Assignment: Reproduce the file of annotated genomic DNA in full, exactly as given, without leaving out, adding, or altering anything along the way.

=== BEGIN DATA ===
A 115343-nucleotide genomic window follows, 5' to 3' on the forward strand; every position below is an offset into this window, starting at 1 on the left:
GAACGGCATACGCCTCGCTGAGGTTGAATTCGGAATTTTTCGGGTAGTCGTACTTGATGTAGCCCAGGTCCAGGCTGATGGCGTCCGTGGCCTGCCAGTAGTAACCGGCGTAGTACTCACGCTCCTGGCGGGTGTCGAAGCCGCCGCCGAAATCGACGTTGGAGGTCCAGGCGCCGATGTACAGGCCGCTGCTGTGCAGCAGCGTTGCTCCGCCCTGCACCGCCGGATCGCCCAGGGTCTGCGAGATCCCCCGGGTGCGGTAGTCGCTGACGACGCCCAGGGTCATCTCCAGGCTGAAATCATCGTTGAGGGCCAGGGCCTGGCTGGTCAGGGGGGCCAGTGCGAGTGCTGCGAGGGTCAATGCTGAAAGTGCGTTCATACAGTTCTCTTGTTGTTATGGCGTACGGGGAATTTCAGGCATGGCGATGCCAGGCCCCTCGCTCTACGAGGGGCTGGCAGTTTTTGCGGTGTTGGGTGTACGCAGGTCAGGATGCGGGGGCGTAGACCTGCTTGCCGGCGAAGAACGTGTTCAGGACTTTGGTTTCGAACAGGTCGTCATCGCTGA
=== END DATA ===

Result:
A 115343-nucleotide genomic window follows, 5' to 3' on the forward strand; every position below is an offset into this window, starting at 1 on the left:
GAACGGCATACGCCTCGCTGAGGTTGAATTCGGAATTTTTCGGGTAGTCGTACTTGATGTAGCCCAGGTCCAGGCTGATGGCGTCCGTGGCCTGCCAGTAGTAACCGGCGTAGTACTCACGCTCCTGGCGGGTGTCGAAGCCGCCGCCGAAATCGACGTTGGAGGTCCAGGCGCCGATGTACAGGCCGCTGCTGTGCAGCAGCGTTGCTCCGCCCTGCACCGCCGGATCGCCCAGGGTCTGCGAGATCCCCCGGGTGCGGTAGTCGCTGACGACGCCCAGGGTCATCTCCAGGCTGAAATCATCGTTGAGGGCCAGGGCCTGGCTGGTCAGGGGGGCCAGTGCGAGTGCTGCGAGGGTCAATGCTGAAAGTGCGTTCATACAGTTCTCTTGTTGTTATGGCGTACGGGGAATTTCAGGCATGGCGATGCCAGGCCCCTCGCTCTACGAGGGGCTGGCAGTTTTTGCGGTGTTGGGTGTACGCAGGTCAGGATGCGGGGGCGTAGACCTGCTTGCCGGCGAAGAACGTGTTCAGGACTTTGGTTTCGAACAGGTCGTCATCGCTGA